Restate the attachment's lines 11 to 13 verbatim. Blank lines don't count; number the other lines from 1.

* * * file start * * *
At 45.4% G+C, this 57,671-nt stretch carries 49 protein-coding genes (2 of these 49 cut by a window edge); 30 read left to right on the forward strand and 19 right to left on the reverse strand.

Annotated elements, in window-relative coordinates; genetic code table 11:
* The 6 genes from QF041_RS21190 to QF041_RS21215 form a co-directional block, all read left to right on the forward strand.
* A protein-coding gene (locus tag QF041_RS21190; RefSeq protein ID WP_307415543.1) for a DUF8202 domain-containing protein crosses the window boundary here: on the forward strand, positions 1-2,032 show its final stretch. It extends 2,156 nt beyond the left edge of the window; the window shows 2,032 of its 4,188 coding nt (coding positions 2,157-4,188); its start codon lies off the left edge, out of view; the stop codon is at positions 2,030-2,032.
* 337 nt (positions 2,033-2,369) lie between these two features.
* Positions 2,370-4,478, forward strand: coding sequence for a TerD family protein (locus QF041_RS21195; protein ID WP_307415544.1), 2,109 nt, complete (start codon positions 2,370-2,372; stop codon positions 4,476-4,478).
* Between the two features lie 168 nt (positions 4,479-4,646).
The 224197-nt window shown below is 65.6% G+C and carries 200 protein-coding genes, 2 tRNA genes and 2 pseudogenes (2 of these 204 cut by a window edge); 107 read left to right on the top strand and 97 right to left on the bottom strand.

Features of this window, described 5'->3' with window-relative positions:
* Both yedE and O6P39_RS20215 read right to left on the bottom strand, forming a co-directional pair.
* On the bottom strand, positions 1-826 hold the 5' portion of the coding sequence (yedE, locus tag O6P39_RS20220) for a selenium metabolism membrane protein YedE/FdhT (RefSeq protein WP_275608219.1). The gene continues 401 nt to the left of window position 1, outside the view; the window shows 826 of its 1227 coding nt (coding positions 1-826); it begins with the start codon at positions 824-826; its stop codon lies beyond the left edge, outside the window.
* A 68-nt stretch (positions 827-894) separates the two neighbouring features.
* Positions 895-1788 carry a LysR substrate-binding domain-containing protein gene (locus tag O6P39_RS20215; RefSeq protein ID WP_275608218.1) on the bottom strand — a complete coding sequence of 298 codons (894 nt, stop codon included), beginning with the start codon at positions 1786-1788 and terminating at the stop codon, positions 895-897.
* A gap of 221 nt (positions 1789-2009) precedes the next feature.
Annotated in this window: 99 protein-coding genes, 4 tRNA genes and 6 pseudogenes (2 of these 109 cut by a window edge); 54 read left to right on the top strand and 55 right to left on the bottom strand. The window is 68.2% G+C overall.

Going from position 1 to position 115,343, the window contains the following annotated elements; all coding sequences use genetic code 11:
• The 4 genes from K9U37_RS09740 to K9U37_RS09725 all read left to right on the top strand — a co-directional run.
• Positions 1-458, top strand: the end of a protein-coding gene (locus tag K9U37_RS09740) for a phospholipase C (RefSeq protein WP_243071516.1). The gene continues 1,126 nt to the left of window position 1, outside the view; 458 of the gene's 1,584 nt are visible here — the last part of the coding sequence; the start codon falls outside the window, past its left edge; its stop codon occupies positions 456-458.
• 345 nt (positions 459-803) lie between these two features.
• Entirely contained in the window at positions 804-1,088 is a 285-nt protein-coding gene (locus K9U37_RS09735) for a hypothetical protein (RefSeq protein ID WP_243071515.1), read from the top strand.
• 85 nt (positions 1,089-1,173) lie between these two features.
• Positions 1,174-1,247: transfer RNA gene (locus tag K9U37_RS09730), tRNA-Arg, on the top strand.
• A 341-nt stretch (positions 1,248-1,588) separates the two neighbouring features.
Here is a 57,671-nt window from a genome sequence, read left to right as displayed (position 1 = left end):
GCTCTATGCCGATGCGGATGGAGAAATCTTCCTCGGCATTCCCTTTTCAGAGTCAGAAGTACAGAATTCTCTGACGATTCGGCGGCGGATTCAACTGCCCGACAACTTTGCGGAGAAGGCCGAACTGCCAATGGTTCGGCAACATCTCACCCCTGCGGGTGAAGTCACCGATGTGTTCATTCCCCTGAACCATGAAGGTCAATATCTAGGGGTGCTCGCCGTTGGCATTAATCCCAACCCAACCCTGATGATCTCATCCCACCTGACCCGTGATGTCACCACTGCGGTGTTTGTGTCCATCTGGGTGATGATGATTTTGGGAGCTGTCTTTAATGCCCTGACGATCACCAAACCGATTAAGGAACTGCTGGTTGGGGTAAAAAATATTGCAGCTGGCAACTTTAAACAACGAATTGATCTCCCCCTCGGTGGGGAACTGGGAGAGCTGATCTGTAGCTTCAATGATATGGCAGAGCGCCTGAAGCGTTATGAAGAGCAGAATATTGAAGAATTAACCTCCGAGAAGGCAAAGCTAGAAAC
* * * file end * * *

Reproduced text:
* On the bottom strand, positions 1-826 hold the 5' portion of the coding sequence (yedE, locus tag O6P39_RS20220) for a selenium metabolism membrane protein YedE/FdhT (RefSeq protein WP_275608219.1). The gene continues 401 nt to the left of window position 1, outside the view; the window shows 826 of its 1227 coding nt (coding positions 1-826); it begins with the start codon at positions 824-826; its stop codon lies beyond the left edge, outside the window.
* A 68-nt stretch (positions 827-894) separates the two neighbouring features.
* Positions 895-1788 carry a LysR substrate-binding domain-containing protein gene (locus tag O6P39_RS20215; RefSeq protein ID WP_275608218.1) on the bottom strand — a complete coding sequence of 298 codons (894 nt, stop codon included), beginning with the start codon at positions 1786-1788 and terminating at the stop codon, positions 895-897.